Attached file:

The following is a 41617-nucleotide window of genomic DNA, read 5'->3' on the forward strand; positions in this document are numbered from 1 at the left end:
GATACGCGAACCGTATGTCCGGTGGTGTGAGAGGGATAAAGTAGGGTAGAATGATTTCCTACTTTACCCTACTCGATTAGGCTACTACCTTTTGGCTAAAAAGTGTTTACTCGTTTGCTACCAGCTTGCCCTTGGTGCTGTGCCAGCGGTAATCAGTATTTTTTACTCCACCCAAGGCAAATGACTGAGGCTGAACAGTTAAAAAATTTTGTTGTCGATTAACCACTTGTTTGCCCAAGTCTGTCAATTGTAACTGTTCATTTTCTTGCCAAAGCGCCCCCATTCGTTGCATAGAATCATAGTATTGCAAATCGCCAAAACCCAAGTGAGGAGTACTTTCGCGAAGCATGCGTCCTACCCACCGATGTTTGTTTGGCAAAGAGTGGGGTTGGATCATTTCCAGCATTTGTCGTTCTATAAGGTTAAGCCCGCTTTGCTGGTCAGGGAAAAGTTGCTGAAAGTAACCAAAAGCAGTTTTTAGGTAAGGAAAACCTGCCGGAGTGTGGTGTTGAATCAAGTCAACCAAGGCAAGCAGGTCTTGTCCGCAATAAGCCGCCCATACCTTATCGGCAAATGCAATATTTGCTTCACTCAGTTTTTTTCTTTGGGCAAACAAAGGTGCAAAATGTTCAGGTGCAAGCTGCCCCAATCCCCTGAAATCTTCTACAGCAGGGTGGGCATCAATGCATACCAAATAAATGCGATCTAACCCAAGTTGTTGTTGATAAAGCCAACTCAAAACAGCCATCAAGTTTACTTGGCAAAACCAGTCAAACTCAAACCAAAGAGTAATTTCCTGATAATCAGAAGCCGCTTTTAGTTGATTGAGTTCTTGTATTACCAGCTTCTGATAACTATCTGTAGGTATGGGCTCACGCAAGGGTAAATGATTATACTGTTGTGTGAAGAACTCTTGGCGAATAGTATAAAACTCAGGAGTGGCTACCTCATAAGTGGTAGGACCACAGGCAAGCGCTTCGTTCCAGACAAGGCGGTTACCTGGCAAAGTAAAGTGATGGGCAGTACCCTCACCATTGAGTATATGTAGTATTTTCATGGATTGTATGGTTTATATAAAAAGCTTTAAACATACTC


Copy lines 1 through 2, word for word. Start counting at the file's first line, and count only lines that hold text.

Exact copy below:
The following is a 41617-nucleotide window of genomic DNA, read 5'->3' on the forward strand; positions in this document are numbered from 1 at the left end:
GATACGCGAACCGTATGTCCGGTGGTGTGAGAGGGATAAAGTAGGGTAGAATGATTTCCTACTTTACCCTACTCGATTAGGCTACTACCTTTTGGCTAAAAAGTGTTTACTCGTTTGCTACCAGCTTGCCCTTGGTGCTGTGCCAGCGGTAATCAGTATTTTTTACTCCACCCAAGGCAAATGACTGAGGCTGAACAGTTAAAAAATTTTGTTGTCGATTAACCACTTGTTTGCCCAAGTCTGTCAATTGTAACTGTTCATTTTCTTGCCAAAGCGCCCCCATTCGTTGCATAGAATCATAGTATTGCAAATCGCCAAAACCCAAGTGAGGAGTACTTTCGCGAAGCATGCGTCCTACCCACCGATGTTTGTTTGGCAAAGAGTGGGGTTGGATCATTTCCAGCATTTGTCGTTCTATAAGGTTAAGCCCGCTTTGCTGGTCAGGGAAAAGTTGCTGAAAGTAACCAAAAGCAGTTTTTAGGTAAGGAAAACCTGCCGGAGTGTGGTGTTGAATCAAGTCAACCAAGGCAAGCAGGTCTTGTCCGCAATAAGCCGCCCATACCTTATCGGCAAATGCAATATTTGCTTCACTCAGTTTTTTTCTTTGGGCAAACAAAGGTGCAAAATGTTCAGGTGCAAGCTGCCCCAATCCCCTGAAATCTTCTACAGCAGGGTGGGCATCAATGCATACCAAATAAATGCGATCTAACCCAAGTTGTTGTTGATAAAGCCAACTCAAAACAGCCATCAAGTTTACTTGGCAAAACCAGTCAAACTCAAACCAAAGAGTAATTTCCTGATAATCAGAAGCCGCTTTTAGTTGATTGAGTTCTTGTATTACCAGCTTCTGATAACTATCTGTAGGTATGGGCTCACGCAAGGGTAAATGATTATACTGTTGTGTGAAGAACTCTTGGCGAATAGTATAAAACTCAGGAGTGGCTACCTCATAAGTGGTAGGACCACAGGCAAGCGCTTCGTTCCAGACAAGGCGGTTACCTGGCAAAGTAAAGTGATGGGCAGTACCCTCACCATTGAGTATATGTAGTATTTTCATGGATTGTATGGTTTATATAAAAAGCTTTAAACATACTC